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insight into emotions - Dhamma Wheel

insight into emotions

General discussion of issues related to Theravada Meditation, e.g. meditation postures, developing a regular sitting practice, skillfully relating to difficulties and hindrances, etc.
Freawaru
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insight into emotions

Postby Freawaru » Mon Mar 08, 2010 10:24 am

Hello All,

I practice insight into emotionally altered states of mind for about twenty years or so and I think it is a fascinating exercise. Not just because one learns a lot about the mind, but also about human social behaviour. The emotionally altered mind is more like an animal, more instinctive, than the calm, rational one. So I thought I open a thread on this topic to share insights into it and compare notes.

The way I practice this is either during sittings or everyday situations. When an emotion arises either due to a situation or a stimulating thought or memory I do not cut it before it arises but let it grow, let it take over the mind and body. I observe and analyse what happens while it happens to see the mechanisms and processes.

Some aspect that seems to be true for all emotionally altered states of mind are the increased concentration, alertness and redundancy. Another is the reduction of rationality (no surprise here).

When anger arises inside my mind and body (emotions always seem to influence the physical body, too) the mind concentrates automatically on the cause of the anger. The object whatever it is - say, some car driver behaves badly, just to give an everyday opportunity to practice - suddenly dominates the mind and it stops whatever dominating activity it had done before. Say, when I have been in a dialogue or listening to music or thinking, planing etc, all these are stoped within the second and thoughts based on anger and the object that caused it surface and dominate. But, oddly, it does not stay at that. Instead of moving on when the situation has passed, the mind repeats and repeats the situation in itself, arising memory after memory of it to feed the emotion to stay, to keep the anger altered mind active. And then even older, usually forgotten memories of anger inducing events years ago arise, again feeding the emotion to stay. And then "what if" thoughts and images, ideas of what bad could happen in the future related to the anger inducing situation. It is a kind of feedback loop: emotion triggers memories and thoughts and these feed the emotion that then initiates more emotional memories and thoughts. So, while concentration and alertness are increased by the emotion anger they are also limited to anger related mental processes and situations.

A physical aspect of anger is the increased alertness, pure strength, endurance and reaction time. The body clearly prepares for fight or flight. Physical pain is reduced. When I do not let go of the anger or do some sports I get painful tensions after three days of continual anger-altered mind (I only have a statistic of one regarding this, some years ago I kept my anger active during the whole wake time - got some interesting dreams, too - just to analyse the state. After three days my legs started to hurt so much I decided to end the experiment).

To me most surprising of the analysis of anger altered mind are the social implications. Anger seems to get the mind into a more instinctive state that judges people's behaviour and reactions differently than the calm, rational mind. In my experience there are only two well accepted social responses to anger: fear and anger. Fear is judged as "lower social status" and accepted as such - by the person who experiences the fear, too. A social structure is established on the instinctive level. The response of anger however is considered as not yet established social structure, which prepares the body and mind to fight for it, reactivating rationality. The worst response to anger is calm. I was very surprised to see this as I had been taught to response to anger of another person with calm. But I checked this over and over again: calm signals the anger altered mind that the other person does not take me and my problems seriously. It leads to feeling insulted, ignored and generally not accepted.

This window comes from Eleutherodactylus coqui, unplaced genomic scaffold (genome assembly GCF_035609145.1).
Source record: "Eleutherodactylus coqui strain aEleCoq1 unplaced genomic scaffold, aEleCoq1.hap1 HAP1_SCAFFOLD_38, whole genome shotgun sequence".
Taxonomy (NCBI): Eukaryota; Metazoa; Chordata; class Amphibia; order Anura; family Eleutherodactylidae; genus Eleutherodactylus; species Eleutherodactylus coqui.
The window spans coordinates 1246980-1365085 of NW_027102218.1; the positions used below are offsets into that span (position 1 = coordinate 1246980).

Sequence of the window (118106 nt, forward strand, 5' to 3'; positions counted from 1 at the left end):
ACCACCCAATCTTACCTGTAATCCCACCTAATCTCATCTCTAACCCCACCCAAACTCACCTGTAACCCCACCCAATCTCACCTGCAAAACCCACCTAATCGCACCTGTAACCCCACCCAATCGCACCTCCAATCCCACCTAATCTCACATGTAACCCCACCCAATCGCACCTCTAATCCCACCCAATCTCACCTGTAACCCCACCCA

I also checked this result on other persons. When other persons got angry with me I tried both responses: calm and anger (not both at the same time of course). It turned out that anger is the best reaction in dealing with others, too. Calm either increased their anger or made them retreat without solving the problem, worsening their self-esteem. The reaction of anger, signalling both "I take you seriously" and "stop, no further than this" had the result of them pausing to reflect on what they do and think and turning the mind to rationality again (even if only to fight more rational at first). I can only add that since I chose this response to anger I get along with people much better socially. (I am talking about other adults, with children the instincts work differently).

What are your observations into emotions? Anger? Fear? Ambition? Jealousy? ...

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Guy
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Re: insight into emotions

Postby Guy » Mon Mar 08, 2010 12:23 pm

Four types of letting go:

1) Giving; expecting nothing back in return
2) Throwing things away
3) Contentment; wanting to be here, not wanting to be anywhere else
4) "Teflon Mind"; having a mind which doesn't accumulate things

- Ajahn Brahm

Freawaru
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Re: insight into emotions

Postby Freawaru » Tue Mar 09, 2010 10:13 am


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Kim OHara
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Re: insight into emotions

Postby Kim OHara » Tue Mar 09, 2010 11:47 am


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effort
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Re: insight into emotions

Postby effort » Tue Mar 09, 2010 5:53 pm


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Guy
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Location: Perth, Western Australia

Re: insight into emotions

Postby Guy » Wed Mar 10, 2010 12:12 am

Four types of letting go:

1) Giving; expecting nothing back in return
2) Throwing things away
3) Contentment; wanting to be here, not wanting to be anywhere else
4) "Teflon Mind"; having a mind which doesn't accumulate things

- Ajahn Brahm

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christopher:::
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Re: insight into emotions

Postby christopher::: » Wed Mar 10, 2010 1:09 am

Great discussion topic and opening post. It's cool how mindfulness of this sort leads to insights. Unless we observe how these mental states arise, strengthen and fall away it's pretty much impossible to understand them, and let them go.